Twelfth Cargo Resupply Mission Heads to Space Station after Successful Launch from Virginia’s Mid-Atlantic Regional Spaceport
Spacecraft will deliver scientific investigations, supplies, and vehicle hardware to orbital laboratory and its crew
RICHMOND—The Virginia Commercial Space Flight Authority (Virginia Space), Northrop Grumman Innovation Systems, and NASA Wallops Flight Facility celebrate the successful launch for Northrop Grumman’s 12th cargo resupply mission to the International Space Station (ISS). The mission, designated NG-12, launched today at 9:59 a.m. from Virginia Space’s Mid-Atlantic Regional Spaceport (MARS) Pad 0A located at NASA’s Wallops Flight Facility on Wallops Island, Virginia. The Commonwealth of Virginia built MARS Pad 0A to accommodate the Antares 230+ rocket configuration and Cygnus spacecraft.
NASA and its partners have supported humans continuously living off-planet since the Expedition 1 crew arrived at the ISS exactly 19 years ago on November 2, 2000. The microgravity laboratory has hosted 239 people from 19 countries, more than 2,600 experiments from 3,900 researchers in more than 107 countries, and a variety of international and commercial spacecraft. The space station also is facilitating the growth of a commercial market in low-Earth orbit for research, technology development, and crew and cargo transportation.
“With today’s launch, we celebrate the beginning of the 20th year of continuous human presence living aboard the International Space Station and the strong partnerships that have shaped a promising future for space flight in Virginia,” said Governor Northam. “The investments we are making in the MARS facility will continue to position our Commonwealth as a leader in the growing aerospace industry, support critical life sciences research, and ensure that we remain a world-class center for space exploration and commerce for years to come.”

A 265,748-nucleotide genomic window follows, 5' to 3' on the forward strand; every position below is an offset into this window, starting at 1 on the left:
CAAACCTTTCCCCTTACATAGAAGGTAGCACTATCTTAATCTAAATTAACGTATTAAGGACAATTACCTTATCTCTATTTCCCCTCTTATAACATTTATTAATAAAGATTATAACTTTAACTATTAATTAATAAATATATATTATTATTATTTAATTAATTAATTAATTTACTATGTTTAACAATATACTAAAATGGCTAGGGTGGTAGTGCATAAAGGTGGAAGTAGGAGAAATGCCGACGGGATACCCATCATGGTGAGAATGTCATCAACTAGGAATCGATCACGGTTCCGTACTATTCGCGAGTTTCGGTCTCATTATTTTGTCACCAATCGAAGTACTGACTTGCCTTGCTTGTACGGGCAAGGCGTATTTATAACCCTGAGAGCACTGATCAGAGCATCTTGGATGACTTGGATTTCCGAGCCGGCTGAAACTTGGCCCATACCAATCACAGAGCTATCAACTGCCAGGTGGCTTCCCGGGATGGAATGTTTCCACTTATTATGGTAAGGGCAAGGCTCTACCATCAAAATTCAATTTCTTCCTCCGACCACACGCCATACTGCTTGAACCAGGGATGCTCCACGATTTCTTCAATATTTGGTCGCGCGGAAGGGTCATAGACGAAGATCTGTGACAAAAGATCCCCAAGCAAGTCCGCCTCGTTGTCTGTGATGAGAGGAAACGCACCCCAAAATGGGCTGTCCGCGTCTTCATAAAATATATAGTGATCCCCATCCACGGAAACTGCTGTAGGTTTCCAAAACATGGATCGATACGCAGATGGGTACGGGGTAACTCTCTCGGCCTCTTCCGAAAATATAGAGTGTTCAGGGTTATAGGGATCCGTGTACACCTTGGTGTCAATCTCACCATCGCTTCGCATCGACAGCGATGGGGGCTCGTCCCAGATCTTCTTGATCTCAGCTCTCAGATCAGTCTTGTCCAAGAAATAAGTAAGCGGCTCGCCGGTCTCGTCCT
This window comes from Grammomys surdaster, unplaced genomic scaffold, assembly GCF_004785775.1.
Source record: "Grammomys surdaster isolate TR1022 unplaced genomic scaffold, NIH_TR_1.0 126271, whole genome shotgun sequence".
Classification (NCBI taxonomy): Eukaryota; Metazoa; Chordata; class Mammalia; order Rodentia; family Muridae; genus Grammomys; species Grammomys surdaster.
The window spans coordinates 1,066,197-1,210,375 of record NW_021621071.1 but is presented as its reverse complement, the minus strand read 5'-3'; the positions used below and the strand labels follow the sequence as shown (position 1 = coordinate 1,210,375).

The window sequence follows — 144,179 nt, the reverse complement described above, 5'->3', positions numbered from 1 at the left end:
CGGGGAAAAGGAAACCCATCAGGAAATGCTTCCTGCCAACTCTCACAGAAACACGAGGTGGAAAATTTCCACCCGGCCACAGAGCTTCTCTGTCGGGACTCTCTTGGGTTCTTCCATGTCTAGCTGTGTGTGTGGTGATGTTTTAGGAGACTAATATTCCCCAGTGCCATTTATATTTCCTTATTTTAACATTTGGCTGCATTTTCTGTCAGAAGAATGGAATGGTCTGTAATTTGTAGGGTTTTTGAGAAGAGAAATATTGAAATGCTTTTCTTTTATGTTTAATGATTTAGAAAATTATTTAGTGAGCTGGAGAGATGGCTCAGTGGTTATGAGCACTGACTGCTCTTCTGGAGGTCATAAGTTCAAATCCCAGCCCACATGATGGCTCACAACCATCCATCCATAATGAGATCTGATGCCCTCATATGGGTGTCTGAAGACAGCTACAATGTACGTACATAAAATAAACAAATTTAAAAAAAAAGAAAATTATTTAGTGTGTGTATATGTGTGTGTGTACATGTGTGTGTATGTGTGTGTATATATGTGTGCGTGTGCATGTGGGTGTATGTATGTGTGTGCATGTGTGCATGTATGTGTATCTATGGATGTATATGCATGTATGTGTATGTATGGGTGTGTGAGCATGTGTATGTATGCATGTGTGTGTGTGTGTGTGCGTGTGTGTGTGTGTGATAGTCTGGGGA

Launch pad modifications have made it possible to accommodate the loading of time-sensitive experiments into the Cygnus spacecraft as late as 24 hours before liftoff, eliminating the previous four-day pre-loading requirement. This is the first official mission to utilize the new late load capability, which has made the MARS facility eligible for missions that include life science investigations in the payload.
“The collaboration of Virginia Space, NASA Wallops, and Northrop Grumman to develop late load capability further advances the technology and capacity available at MARS to commercial and government customers,” said Secretary of Transportation Shannon Valentine. “As we look to the future, collaboration will be key to unlocking the potential of this gateway to space, expanding the range of missions available to MARS, and bolstering the Commonwealth’s long-term economic competitiveness.”
This will be the first mission under Northrop Grumman’s Commercial Resupply Services-2 contract with NASA, for which the company will fly a minimum of six missions to the ISS through 2024. The Cygnus spacecraft will spend about two months attached to the space station. The spacecraft is scheduled to remain at the space station until January 13, 2020, when it will depart the station, deploy commercial customers’ CubeSats, and deorbit.